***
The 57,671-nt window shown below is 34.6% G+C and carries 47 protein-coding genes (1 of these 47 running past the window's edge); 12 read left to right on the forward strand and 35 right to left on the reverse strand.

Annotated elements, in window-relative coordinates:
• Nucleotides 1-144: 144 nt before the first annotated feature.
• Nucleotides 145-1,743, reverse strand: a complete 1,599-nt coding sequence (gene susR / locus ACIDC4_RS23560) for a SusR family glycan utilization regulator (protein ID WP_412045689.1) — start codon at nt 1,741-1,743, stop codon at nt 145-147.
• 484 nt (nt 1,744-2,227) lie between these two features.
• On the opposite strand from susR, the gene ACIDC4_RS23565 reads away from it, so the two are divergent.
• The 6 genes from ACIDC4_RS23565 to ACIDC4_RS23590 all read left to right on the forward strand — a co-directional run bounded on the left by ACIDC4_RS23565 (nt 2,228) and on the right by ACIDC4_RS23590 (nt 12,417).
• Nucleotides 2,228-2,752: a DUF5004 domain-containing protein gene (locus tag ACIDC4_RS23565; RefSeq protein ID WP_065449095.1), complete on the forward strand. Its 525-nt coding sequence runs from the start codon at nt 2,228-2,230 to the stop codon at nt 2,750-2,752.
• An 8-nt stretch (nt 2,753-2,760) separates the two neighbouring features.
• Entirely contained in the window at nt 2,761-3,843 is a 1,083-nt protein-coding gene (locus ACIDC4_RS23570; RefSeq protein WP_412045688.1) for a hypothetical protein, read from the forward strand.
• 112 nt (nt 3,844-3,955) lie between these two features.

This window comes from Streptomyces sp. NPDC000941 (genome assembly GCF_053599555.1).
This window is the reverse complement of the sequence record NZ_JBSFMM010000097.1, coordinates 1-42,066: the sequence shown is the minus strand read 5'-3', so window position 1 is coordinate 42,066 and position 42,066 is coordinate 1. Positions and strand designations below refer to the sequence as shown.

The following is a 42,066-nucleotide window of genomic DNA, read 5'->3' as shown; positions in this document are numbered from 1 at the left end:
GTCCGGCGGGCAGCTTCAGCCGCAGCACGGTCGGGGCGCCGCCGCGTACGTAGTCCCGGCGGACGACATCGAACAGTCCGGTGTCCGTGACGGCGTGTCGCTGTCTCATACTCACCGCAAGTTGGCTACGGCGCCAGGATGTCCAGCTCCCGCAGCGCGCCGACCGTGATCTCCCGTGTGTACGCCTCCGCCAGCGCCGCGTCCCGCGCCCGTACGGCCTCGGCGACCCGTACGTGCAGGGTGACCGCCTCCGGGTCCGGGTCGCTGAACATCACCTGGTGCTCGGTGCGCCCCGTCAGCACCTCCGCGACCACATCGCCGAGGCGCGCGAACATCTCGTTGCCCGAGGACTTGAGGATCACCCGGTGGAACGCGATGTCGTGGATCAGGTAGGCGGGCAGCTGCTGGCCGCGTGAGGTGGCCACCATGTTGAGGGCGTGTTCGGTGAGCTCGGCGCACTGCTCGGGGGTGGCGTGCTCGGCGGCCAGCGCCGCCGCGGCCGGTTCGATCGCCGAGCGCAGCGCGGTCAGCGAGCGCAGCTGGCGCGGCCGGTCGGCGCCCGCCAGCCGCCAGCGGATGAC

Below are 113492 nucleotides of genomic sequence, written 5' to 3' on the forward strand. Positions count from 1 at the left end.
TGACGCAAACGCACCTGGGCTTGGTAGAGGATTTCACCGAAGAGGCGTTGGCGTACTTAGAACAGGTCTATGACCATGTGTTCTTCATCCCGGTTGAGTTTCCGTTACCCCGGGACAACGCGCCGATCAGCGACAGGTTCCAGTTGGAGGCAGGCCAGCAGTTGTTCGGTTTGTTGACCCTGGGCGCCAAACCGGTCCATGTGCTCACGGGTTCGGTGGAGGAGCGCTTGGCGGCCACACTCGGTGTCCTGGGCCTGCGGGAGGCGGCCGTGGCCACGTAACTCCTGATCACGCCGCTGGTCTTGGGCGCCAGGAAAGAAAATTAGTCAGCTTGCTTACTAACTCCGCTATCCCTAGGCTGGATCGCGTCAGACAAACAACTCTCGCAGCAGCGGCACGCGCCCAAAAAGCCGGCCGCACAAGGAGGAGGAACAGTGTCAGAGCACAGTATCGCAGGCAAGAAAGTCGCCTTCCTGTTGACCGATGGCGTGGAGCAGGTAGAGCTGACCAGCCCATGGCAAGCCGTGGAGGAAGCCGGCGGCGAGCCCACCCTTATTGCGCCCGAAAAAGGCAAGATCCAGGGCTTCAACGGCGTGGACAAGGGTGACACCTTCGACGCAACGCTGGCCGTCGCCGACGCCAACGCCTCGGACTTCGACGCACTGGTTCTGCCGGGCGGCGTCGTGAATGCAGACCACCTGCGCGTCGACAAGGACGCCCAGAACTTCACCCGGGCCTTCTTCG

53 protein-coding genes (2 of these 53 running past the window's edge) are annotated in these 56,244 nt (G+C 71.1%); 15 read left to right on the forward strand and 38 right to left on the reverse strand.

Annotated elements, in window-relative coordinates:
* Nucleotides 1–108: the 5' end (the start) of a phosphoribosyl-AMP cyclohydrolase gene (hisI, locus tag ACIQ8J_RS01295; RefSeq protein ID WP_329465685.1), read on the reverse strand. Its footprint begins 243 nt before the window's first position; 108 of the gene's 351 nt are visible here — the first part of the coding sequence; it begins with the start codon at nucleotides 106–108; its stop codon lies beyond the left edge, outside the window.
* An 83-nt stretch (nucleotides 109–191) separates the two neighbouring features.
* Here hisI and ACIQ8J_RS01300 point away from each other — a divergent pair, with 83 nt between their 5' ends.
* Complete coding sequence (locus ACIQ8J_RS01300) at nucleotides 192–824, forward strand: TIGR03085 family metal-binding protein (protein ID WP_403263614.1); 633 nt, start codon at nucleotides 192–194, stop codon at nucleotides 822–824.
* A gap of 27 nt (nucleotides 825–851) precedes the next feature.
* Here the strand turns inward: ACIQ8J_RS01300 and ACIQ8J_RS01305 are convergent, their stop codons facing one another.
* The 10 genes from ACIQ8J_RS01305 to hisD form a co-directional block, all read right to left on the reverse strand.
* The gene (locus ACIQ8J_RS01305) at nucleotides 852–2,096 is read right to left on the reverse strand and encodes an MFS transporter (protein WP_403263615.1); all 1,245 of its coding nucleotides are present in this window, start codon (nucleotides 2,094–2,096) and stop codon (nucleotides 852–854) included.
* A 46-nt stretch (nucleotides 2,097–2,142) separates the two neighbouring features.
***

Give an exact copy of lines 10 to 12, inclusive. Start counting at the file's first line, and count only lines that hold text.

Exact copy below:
• Entirely contained in the window at nt 2,761-3,843 is a 1,083-nt protein-coding gene (locus ACIDC4_RS23570; RefSeq protein WP_412045688.1) for a hypothetical protein, read from the forward strand.
• 112 nt (nt 3,844-3,955) lie between these two features.

This window comes from Streptomyces sp. NPDC000941 (genome assembly GCF_053599555.1).